Thursday, January 27, 2022

2021's top national stories

| January 4, 2022 1:00 AM

As each year closes, the Coeur d’Alene Press and many other papers list their top news stories for the year. They may be chosen by number of online clicks, degree of reader feedback, or they may be stories that affected most everyone.

Scanning lists from national papers and network news sites, a few popped up most often:

The Capitol riots: On Jan. 6 as Congress met to certify Joe Biden’s electoral victory, hundreds of protesters in D.C. for the “Save America” rally breached the U.S. Capitol building. Violence ensued and the group made it as far as the Senate chamber, killing one police officer, injuring more than 140 others, and causing $1.5 million in damages.

Instead of encouraging a peaceful transfer of power—a fundamental tenet of American democracy—President Donald Trump reportedly stoked the flames of insurrection with rhetoric about the election being stolen and called on supporters to act. The next week, Mr. Trump was impeached, for an unprecedented second time, for “incitement of insurrection.” More than 700 people involved in the riots have been charged with various crimes.

Inauguration of Joe Biden: That didn’t end it. The legitimacy of Biden’s victory with 306 electoral votes was questioned by Mr. Trump and his supporters, with claims of voter fraud used as a rallying cry for the Capitol insurrection and rioting. Such claims since investigated by states have so far been found unsubstantiated, according to official reports.

President Biden’s approval rating, at 44% in December, is among the lowest of any president polled at this point in their term. Reasons cited include his perceived inattention to the economy and America’s chaotic withdrawal from Afghanistan (the withdrawal was another top news story).

Global supply chain block: “Ever Given” was a massive cargo ship carrying more than 18,000 containers of consumer goods which ran aground in the Suez Canal on March 23. The ensuing week-long block of the passage of 400 other ships created a massive strain on an already-weakened global supply chain. The two-month ripple effect was reported to cost shipping delays for roughly $60 billion worth of products, and shone a light on our outdated freight shipping processes.

Blockchain and NFTs: The exact date that non-fungible tokens, or NFTs, were introduced to the world is unclear, but they became big news in 2021. On March 13, Christie’s sold the first (digital) NFT artwork, “Everydays: The First 5,000 Days” by artist Beeple, for $69 million. It has something to do with digital data, but the sale represents a significant shift in the way people create, purchase, and authenticate digital art. Other examples of NFTs include Twitter founder Jack Dorsey’s first tweet, and Nike sneakers. If you don’t understand this one, it’s because this writer is tech-deficient.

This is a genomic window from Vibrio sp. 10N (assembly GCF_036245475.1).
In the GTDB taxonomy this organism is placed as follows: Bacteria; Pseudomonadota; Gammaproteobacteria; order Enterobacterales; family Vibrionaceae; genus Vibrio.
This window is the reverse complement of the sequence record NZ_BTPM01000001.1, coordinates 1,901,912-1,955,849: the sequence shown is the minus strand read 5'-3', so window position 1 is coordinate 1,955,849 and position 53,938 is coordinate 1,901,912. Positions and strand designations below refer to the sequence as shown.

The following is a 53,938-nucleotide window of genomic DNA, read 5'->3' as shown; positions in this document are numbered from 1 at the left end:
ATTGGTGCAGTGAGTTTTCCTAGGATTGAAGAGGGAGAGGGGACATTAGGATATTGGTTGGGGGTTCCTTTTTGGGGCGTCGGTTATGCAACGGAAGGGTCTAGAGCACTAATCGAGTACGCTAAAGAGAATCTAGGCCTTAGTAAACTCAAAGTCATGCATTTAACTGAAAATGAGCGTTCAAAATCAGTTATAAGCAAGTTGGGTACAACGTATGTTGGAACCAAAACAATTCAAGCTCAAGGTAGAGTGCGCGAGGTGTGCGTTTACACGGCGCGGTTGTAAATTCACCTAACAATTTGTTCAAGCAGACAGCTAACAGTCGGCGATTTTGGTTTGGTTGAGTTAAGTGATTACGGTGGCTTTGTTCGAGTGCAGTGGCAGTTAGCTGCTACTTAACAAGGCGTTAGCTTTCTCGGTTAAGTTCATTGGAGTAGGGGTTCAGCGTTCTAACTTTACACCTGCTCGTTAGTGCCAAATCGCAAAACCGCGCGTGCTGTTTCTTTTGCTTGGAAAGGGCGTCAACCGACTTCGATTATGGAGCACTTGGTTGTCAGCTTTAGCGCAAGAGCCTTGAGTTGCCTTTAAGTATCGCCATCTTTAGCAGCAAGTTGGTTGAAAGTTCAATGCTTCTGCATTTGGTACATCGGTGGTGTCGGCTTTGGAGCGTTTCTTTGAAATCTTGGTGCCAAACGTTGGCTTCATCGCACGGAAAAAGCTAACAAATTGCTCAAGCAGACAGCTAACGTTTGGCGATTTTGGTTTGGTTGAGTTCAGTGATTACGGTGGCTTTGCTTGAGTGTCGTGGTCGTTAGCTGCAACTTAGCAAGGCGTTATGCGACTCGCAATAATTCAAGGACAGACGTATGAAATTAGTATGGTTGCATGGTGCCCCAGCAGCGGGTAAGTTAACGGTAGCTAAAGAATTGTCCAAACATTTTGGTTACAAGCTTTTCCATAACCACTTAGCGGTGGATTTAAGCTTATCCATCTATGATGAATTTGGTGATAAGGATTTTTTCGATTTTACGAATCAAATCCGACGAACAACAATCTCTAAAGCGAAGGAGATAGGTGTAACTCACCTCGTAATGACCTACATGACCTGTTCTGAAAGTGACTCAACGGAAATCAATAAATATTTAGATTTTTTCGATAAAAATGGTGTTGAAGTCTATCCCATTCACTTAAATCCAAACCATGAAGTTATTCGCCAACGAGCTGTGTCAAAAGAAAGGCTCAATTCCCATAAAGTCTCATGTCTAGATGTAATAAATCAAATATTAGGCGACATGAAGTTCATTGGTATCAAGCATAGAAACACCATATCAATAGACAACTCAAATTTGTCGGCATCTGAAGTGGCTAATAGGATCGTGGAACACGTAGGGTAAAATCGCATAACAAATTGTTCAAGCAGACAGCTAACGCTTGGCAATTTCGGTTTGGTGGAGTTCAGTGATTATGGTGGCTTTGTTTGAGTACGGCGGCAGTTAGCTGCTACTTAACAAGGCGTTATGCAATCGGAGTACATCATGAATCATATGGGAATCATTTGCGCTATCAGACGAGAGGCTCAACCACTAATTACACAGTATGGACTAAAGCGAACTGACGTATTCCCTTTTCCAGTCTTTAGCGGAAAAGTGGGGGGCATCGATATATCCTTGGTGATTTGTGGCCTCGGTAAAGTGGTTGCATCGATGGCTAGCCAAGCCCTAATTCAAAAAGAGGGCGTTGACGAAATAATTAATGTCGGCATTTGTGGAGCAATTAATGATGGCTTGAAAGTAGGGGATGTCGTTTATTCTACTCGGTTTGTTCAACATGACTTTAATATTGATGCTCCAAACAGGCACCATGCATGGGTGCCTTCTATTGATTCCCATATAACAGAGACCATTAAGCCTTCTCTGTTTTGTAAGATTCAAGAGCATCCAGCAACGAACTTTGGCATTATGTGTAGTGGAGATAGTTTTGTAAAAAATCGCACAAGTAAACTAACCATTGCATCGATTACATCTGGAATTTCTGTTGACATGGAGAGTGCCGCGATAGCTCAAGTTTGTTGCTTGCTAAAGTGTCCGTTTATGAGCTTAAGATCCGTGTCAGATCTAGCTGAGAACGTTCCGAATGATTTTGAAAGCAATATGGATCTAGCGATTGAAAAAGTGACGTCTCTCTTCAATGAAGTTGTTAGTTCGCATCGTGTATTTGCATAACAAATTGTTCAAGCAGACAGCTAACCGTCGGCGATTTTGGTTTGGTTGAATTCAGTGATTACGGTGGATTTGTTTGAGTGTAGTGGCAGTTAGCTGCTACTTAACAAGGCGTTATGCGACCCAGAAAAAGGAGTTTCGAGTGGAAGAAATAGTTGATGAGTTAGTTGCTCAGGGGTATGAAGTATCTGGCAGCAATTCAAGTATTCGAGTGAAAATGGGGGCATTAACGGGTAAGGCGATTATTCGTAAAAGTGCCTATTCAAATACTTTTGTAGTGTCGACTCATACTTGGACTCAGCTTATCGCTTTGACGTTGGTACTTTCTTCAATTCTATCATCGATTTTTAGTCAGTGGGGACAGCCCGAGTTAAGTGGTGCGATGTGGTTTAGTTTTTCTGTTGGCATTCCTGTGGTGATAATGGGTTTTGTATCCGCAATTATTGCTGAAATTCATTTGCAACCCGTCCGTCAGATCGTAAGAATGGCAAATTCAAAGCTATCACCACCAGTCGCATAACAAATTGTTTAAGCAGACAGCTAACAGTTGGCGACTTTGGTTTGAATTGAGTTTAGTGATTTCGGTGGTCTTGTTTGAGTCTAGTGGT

COVID-19 vaccines freely available: By May 1, adults in the U.S. across all 50 states were eligible to receive a vaccination – a milestone met by some with hope and others, wariness. While in the following month coronavirus cases hit their lowest in a year, by midsummer the high transmissibility of the Delta variant had them climbing again (and now we expect Omicron).

The U.S. has the second-highest vaccine hesitancy rate among 15 wealthy countries polled by Morning Consult, with 28% of people reporting they are unwilling or uncertain when asked if they would receive a vaccine. Roughly 61% of the population is fully vaccinated, lower than 60 other countries.

The Facebook Files: In September, the Wall Street Journal published a series of investigative reports called “The Facebook Files” based on documents from company whistleblower Frances Haugen, a data scientist. The data – widely spread internally and well-known by company leaders - confirmed allegations against Facebook and its subsidiaries, including the negative impact on teenagers, the pervasive spread of hate speech and misinformation, and decisions about censorship.

The billionaire space race: Want to be a space tourist? See Elon Musk, Jeff Bezos, or Richard Branson. On July 11, Branson became the first civilian aboard his own rocket to reach space, if “space” is 53 miles above ground (debated). Nine days later, Bezos did it 66.5 miles above Earth (more accepted). Musk’s company SpaceX launched the groundbreaking Inspiration4 mission on Sept. 15, sending four civilians in orbit for three days without trained astronauts on board (no thanks).

If you’re a daring multimillionaire, you can probably afford a ticket.

Sholeh Patrick is a columnist for the Hagadone News Network. Email

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